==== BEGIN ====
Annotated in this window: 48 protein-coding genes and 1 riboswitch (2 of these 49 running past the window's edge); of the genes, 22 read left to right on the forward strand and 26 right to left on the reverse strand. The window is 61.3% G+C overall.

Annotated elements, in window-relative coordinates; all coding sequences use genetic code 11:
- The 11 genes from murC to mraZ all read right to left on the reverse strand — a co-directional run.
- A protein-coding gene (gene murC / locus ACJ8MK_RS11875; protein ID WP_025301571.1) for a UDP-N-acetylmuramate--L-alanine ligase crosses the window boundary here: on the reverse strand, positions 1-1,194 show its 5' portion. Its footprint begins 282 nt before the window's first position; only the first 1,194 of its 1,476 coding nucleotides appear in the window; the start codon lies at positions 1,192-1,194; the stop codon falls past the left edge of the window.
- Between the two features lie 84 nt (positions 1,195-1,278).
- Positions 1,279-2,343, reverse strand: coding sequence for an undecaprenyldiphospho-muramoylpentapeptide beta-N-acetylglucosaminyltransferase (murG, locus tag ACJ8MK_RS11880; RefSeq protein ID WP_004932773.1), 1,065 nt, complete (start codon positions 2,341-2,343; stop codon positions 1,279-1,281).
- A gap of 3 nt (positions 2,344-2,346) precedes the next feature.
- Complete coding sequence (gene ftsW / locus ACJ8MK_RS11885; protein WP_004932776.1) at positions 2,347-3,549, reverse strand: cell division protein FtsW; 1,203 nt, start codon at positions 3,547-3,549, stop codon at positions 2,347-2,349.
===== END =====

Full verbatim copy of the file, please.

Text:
Annotated in this window: 48 protein-coding genes and 1 riboswitch (2 of these 49 running past the window's edge); of the genes, 22 read left to right on the forward strand and 26 right to left on the reverse strand. The window is 61.3% G+C overall.

Annotated elements, in window-relative coordinates; all coding sequences use genetic code 11:
- The 11 genes from murC to mraZ all read right to left on the reverse strand — a co-directional run.
- A protein-coding gene (gene murC / locus ACJ8MK_RS11875; protein ID WP_025301571.1) for a UDP-N-acetylmuramate--L-alanine ligase crosses the window boundary here: on the reverse strand, positions 1-1,194 show its 5' portion. Its footprint begins 282 nt before the window's first position; only the first 1,194 of its 1,476 coding nucleotides appear in the window; the start codon lies at positions 1,192-1,194; the stop codon falls past the left edge of the window.
- Between the two features lie 84 nt (positions 1,195-1,278).
- Positions 1,279-2,343, reverse strand: coding sequence for an undecaprenyldiphospho-muramoylpentapeptide beta-N-acetylglucosaminyltransferase (murG, locus tag ACJ8MK_RS11880; RefSeq protein ID WP_004932773.1), 1,065 nt, complete (start codon positions 2,341-2,343; stop codon positions 1,279-1,281).
- A gap of 3 nt (positions 2,344-2,346) precedes the next feature.
- Complete coding sequence (gene ftsW / locus ACJ8MK_RS11885; protein WP_004932776.1) at positions 2,347-3,549, reverse strand: cell division protein FtsW; 1,203 nt, start codon at positions 3,547-3,549, stop codon at positions 2,347-2,349.